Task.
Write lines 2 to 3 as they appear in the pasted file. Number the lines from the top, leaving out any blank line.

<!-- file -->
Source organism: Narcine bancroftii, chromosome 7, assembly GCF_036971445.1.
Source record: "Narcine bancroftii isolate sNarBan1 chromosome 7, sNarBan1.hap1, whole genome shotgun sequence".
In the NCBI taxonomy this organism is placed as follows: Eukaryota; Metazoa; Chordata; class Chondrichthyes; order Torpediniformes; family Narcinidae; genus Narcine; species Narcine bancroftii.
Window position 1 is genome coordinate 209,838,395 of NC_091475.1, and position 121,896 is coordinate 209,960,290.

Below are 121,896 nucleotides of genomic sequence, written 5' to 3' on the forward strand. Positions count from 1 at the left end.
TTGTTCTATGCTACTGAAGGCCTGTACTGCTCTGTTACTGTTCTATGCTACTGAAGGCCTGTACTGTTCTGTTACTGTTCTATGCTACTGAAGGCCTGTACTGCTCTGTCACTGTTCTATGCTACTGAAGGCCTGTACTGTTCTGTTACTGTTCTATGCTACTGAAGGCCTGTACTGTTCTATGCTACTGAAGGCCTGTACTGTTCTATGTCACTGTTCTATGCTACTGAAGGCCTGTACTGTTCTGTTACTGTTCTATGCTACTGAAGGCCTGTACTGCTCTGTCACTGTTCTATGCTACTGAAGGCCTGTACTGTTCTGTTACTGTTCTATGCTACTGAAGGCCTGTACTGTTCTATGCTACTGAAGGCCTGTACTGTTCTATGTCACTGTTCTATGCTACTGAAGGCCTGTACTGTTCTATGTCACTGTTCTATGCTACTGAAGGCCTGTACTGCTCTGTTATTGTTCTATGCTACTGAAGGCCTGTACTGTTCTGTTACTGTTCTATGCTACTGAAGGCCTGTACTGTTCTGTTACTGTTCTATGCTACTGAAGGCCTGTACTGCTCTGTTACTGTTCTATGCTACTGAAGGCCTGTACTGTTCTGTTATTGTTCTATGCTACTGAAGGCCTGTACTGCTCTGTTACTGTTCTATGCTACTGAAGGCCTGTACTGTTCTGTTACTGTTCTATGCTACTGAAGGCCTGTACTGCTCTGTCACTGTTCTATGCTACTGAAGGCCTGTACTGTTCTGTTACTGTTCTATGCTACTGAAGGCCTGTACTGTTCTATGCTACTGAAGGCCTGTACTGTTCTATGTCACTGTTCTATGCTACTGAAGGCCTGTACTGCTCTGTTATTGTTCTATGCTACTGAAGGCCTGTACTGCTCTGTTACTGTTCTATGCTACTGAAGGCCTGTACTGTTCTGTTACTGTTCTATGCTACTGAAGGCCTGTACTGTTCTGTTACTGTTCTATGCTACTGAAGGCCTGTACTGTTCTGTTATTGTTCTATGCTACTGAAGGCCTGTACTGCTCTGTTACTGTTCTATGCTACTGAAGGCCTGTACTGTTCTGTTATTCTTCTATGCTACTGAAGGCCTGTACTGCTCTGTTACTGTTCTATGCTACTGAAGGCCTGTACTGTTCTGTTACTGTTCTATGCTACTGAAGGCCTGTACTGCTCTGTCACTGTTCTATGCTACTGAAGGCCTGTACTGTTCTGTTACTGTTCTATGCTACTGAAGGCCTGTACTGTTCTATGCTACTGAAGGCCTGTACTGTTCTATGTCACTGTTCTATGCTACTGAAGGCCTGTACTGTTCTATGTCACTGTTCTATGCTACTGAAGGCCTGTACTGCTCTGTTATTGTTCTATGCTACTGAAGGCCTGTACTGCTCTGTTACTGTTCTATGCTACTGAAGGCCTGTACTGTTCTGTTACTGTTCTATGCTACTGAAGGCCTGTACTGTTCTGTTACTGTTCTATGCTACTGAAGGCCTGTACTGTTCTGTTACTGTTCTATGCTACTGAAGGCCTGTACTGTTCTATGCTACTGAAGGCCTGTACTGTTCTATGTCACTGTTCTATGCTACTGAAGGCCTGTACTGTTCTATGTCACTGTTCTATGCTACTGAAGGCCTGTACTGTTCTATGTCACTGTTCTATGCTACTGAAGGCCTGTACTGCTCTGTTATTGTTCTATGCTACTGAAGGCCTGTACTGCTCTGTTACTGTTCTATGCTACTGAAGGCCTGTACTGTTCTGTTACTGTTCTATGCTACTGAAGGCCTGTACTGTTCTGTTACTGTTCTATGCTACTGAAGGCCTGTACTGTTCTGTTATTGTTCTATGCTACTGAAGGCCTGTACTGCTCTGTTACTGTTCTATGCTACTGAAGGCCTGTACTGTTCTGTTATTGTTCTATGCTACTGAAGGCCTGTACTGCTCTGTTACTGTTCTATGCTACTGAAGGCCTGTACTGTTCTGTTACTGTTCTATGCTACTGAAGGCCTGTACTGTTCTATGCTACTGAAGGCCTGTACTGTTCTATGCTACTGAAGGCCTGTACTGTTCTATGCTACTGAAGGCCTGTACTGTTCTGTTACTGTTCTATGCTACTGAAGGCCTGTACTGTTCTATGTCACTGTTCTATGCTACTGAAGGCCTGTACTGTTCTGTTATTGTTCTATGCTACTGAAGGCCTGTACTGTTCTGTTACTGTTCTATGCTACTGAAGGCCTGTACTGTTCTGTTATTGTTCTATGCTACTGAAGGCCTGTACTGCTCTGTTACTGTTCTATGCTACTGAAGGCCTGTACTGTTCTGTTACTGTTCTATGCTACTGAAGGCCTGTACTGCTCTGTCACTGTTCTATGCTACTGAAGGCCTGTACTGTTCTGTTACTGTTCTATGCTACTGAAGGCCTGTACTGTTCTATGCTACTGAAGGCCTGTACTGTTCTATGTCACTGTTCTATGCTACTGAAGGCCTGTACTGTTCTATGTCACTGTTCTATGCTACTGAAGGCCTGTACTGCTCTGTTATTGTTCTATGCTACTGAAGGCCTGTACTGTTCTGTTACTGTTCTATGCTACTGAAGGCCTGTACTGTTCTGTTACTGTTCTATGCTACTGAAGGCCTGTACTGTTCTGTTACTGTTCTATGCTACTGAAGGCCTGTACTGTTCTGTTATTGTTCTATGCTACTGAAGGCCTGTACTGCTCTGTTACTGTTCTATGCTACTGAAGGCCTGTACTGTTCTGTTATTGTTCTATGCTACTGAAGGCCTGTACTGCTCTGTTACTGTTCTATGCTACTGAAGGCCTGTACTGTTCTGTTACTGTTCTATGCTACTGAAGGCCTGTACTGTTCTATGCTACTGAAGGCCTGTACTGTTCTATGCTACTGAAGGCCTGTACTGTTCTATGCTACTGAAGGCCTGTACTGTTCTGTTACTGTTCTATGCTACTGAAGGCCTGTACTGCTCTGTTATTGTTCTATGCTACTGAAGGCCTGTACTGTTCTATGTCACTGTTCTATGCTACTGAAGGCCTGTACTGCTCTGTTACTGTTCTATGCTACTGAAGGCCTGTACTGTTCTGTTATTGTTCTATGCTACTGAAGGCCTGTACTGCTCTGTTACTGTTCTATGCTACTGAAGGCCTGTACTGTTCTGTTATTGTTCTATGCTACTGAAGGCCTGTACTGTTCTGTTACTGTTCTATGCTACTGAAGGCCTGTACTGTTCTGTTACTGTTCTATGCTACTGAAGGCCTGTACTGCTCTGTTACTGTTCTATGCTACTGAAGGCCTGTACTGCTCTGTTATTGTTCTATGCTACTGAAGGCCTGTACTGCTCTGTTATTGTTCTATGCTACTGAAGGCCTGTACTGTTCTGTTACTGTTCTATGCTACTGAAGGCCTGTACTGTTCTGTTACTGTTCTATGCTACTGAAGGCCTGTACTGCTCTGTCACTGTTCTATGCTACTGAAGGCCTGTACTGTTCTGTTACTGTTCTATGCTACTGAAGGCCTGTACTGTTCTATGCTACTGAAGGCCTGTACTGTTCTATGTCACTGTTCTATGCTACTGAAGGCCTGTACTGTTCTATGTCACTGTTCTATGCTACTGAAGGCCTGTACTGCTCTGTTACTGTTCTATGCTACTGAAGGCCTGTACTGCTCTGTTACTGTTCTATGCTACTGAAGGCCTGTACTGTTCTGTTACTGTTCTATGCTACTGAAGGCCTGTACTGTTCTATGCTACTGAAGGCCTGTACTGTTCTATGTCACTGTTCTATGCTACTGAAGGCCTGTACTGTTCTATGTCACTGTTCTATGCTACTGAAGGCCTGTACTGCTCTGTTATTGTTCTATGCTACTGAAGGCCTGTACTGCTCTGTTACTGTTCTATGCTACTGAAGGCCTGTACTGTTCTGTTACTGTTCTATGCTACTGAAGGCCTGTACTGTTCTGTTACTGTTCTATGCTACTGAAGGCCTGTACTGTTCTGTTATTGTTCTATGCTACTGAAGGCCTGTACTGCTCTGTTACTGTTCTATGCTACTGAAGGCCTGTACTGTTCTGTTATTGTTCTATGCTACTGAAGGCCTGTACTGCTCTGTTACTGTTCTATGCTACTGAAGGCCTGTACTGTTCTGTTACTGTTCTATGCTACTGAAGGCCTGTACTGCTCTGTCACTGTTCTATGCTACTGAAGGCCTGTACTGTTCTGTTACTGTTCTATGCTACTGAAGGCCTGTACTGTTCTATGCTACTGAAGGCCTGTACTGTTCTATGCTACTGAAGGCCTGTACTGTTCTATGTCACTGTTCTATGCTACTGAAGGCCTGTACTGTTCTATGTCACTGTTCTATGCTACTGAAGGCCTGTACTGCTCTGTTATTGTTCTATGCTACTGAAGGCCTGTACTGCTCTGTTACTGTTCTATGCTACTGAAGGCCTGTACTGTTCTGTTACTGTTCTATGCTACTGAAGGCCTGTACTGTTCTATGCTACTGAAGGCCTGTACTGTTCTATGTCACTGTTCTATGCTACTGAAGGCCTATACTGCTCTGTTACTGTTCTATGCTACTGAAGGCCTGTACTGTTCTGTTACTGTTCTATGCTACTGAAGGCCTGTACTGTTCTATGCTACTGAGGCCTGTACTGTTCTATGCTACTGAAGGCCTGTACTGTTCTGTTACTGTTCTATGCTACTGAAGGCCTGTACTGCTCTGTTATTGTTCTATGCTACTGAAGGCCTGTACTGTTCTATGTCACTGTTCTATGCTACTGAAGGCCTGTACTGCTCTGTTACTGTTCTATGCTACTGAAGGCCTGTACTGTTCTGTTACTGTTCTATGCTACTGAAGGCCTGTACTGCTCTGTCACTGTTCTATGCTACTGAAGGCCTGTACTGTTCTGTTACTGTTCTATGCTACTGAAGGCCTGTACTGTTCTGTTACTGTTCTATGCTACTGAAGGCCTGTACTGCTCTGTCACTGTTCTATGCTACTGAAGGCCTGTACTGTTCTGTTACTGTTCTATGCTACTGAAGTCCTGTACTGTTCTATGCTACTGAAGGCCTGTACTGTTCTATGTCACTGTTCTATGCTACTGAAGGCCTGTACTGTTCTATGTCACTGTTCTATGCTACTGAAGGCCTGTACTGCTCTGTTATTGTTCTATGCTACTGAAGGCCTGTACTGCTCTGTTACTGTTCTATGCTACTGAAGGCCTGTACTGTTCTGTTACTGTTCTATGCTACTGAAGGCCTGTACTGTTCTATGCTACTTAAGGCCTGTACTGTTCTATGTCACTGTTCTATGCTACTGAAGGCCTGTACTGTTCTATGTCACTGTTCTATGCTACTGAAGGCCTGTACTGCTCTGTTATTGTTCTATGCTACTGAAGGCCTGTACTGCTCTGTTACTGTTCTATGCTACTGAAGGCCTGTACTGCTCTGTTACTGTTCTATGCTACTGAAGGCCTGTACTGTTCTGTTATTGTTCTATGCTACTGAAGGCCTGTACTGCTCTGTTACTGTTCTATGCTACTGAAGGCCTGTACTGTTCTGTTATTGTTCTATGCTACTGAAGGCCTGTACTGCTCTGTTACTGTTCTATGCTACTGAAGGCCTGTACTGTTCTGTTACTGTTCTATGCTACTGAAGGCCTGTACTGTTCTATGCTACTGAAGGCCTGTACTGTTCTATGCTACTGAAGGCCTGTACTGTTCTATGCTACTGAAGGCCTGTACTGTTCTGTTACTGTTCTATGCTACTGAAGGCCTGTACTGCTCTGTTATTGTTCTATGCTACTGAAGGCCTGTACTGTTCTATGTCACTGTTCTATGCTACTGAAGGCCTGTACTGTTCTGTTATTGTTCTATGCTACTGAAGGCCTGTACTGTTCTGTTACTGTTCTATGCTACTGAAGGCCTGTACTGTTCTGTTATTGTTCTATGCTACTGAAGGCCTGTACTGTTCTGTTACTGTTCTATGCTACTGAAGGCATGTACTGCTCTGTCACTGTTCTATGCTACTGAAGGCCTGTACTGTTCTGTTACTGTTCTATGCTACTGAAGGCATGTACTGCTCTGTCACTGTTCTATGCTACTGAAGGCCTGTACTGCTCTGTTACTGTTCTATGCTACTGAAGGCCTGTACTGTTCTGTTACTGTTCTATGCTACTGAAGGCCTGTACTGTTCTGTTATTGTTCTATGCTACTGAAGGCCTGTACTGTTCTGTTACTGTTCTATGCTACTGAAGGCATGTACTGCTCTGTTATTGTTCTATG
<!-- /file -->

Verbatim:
Source record: "Narcine bancroftii isolate sNarBan1 chromosome 7, sNarBan1.hap1, whole genome shotgun sequence".
In the NCBI taxonomy this organism is placed as follows: Eukaryota; Metazoa; Chordata; class Chondrichthyes; order Torpediniformes; family Narcinidae; genus Narcine; species Narcine bancroftii.